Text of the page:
The Cost of Website Downtime

With Black Friday and Cyber Monday just behind us and the Christmas and January sales on the horizon, the cost of downtime is a question that should be of concern to all business owners and e-commerce managers. It should be a concern, but is website downtime always given the consideration it deserves in your business?

A company website is a critical component of any modern business, but for businesses who rely on online sales, it really is of paramount importance. The continued success of your business depends upon the ability of your website to remain fully operational, to be able to deliver the seamless experience that your online visitors have come to expect from your website.

Once your website fails to meet those expectations, however briefly, the ramifications for your business can be significant, resulting in revenue loss, damage to your brand reputation, and even a decline in search rankings.

In this article, we’ll take a look at how we calculate website downtime and how that translates into meaningful data for your business.

How is Website Downtime Calculated?

Before we attempt to understand the cost of website downtime, it may be helpful to look at how downtime itself is calculated. Here at StatusCake, we specialise in website monitoring and have unparalleled experience in analysing website downtime across different industries and sectors.

Website uptime is generally measured as a percentage. This percentage is calculated by the number of times the availability of a particular website was tested, divided by the number of times an error was recorded. For example, a website which was available every time it was tested would return a website uptime average of 100 percent, while a domain that was down every time a test was performed returns an average website uptime of 0 percent.

Calculating the Cost of Website Downtime

Using the aforementioned calculation, we are able to measure how often websites are online as a percentage, but how can that be converted into units of time, and later, sales and revenue? As website uptime specialists, we have created our own Uptime and Downtime Cheat Sheet, a resource which we can use to translate uptime percentages into monthly and yearly downtime in days, hours, and minutes.

Here’s how average uptime scores translate periods of downtime on a monthly and yearly basis:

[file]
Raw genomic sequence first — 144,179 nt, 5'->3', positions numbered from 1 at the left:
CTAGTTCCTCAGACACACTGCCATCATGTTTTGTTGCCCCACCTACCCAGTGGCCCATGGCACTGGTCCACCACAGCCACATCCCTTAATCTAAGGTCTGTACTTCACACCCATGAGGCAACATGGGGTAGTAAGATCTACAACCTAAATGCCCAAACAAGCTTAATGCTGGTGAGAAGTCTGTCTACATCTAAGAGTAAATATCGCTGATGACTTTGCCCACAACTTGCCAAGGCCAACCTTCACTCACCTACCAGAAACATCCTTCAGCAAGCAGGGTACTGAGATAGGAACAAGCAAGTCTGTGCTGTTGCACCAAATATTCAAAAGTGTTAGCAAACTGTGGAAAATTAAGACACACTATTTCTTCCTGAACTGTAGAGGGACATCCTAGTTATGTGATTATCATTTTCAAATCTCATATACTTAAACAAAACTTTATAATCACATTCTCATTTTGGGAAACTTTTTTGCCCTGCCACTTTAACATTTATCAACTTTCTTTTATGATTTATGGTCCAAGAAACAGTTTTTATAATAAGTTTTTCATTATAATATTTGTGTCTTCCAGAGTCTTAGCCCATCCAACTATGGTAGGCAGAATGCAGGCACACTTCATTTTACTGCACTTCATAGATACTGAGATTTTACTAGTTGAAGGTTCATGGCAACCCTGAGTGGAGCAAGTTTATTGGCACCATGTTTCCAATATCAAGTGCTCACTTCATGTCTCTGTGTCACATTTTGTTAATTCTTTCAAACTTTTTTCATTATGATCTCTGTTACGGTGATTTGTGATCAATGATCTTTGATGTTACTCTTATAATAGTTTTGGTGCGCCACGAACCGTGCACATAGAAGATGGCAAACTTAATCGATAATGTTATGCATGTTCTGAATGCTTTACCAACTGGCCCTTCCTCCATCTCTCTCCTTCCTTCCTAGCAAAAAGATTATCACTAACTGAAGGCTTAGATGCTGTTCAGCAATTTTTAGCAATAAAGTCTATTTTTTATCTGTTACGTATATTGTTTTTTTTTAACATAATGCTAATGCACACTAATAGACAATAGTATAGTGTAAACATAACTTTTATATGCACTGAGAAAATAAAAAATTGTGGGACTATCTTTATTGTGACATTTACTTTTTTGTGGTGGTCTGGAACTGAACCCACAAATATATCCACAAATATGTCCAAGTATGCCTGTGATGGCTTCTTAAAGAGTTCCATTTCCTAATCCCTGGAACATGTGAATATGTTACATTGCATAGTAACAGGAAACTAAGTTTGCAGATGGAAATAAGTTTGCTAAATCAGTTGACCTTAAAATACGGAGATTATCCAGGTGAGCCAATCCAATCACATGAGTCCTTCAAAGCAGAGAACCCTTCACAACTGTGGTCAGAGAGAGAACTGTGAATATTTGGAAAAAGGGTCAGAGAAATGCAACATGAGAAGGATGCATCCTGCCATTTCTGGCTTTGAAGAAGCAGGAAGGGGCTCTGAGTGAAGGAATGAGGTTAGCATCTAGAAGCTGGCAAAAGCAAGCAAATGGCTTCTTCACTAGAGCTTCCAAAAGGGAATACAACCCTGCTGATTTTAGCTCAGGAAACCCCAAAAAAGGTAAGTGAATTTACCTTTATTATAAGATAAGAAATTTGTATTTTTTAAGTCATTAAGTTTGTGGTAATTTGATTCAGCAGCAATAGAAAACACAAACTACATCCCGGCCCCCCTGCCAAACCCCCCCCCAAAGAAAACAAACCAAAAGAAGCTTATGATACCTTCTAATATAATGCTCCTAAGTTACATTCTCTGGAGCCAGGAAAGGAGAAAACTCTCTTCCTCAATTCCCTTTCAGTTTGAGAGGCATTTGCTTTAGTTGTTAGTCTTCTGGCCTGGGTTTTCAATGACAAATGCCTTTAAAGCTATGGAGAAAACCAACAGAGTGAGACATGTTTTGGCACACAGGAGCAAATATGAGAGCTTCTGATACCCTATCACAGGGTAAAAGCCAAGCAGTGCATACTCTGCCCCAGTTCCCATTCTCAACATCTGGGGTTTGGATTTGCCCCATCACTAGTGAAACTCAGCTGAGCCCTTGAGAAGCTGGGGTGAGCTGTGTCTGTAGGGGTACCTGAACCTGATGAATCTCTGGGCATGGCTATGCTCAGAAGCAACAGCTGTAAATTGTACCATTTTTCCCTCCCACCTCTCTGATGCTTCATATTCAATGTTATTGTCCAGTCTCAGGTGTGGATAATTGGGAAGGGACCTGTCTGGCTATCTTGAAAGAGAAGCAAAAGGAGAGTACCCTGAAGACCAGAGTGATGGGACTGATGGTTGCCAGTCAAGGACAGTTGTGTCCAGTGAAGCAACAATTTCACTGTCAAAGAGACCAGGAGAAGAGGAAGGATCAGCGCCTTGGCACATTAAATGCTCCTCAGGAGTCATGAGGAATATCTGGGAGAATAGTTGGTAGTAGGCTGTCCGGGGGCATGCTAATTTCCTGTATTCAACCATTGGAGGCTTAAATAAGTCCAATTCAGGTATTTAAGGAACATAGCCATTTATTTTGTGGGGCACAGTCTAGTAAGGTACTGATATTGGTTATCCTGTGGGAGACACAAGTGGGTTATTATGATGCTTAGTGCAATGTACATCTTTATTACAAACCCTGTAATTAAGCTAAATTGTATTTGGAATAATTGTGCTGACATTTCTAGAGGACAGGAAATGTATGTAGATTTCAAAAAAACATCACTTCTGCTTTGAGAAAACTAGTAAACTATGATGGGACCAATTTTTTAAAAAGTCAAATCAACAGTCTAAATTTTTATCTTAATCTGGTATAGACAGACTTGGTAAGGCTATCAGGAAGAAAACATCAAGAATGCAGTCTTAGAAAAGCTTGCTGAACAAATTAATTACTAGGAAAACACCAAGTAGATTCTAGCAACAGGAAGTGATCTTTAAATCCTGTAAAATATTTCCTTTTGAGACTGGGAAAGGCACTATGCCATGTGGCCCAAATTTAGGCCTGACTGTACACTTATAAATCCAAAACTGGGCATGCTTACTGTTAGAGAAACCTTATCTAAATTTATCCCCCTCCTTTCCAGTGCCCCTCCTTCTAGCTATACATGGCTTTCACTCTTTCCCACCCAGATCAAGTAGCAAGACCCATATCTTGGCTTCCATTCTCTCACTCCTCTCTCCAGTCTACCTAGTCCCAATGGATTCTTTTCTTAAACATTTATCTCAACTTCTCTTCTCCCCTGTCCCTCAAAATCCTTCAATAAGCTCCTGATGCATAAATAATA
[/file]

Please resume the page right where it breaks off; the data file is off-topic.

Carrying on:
• 99 percent uptime: 7 hours, 12 minutes downtime. 3 days, 15 hours, and 36 minutes of yearly downtime.
  • 98 percent uptime: 14 hours, 25 minutes downtime. 7 days, 7 hours, and 12 minutes of yearly downtime.
  • 97 percent uptime: 21 hours, 36 minutes downtime. 10 days, 22 hours, and 48 minutes of yearly downtime.
  • 96 percent uptime: 1 day, 4 hours, and 48 minutes of monthly downtime. 14 days, 14 hours, and 24 minutes of yearly downtime.
  • 95 percent uptime: 1 day, 12 hours of monthly downtime. 18 days, 6 hours of yearly downtime.

In these calculations, you can clearly see how a short period of website downtime can quickly add up over a period of weeks and months into a significant period of time in which your website is out of action. 99.9 percent uptime is generally considered to be a very competitive average, but even this level of downtime results in 8 hours and 46 minutes of downtime over the course of a year. Is your website meeting that target, or are you falling below it?

It is often said that time is money, and nowhere is that more applicable than in the world of online sales. Website downtime truly does come at a high cost, with the cost incurred to your sales, reputation, and search engine rankings increasing exponentially the longer your website is offline.

When it comes to calculating potential revenue lost following a period of downtime, the picture is slightly more complex. Here, there is no absolute figure which can be used to accurately determine an average and will vary hugely according to the duration of downtime, the time of day, and the date. Website downtime which occurs in the early hours of a Sunday morning, for example, will not be as catastrophic for your bottom line as downtime during peak hours of the Black Friday sales.

The volume of sales generated by your website is also another variable to consider. For example, if you generate an average of £1,000 in revenue per hour, then every minute your website is offline is an average cost of £16.66 in lost sales. In this calculation, lost revenue increases rapidly for larger businesses, with any sustained period of downtime quickly adding up to eye-watering amounts. To take one of the most extreme examples of this fact, a period of downtime for e-commerce giant Amazon on ‘Prime Day’ is estimated to have cost the retailer as much as $100 million in lost sales!

Clearly, armed information presented in this article, the uptime of your website should not be considered as an afterthought, but as a pressing priority that could make or break your business. Seen in this context, the cost of a dedicated website monitoring service such as that provided by StatusCake should be seen as a long term investment rather than an unnecessary expense. Time is money online, and few businesses can afford to leave money on the table due to unscheduled website downtime.

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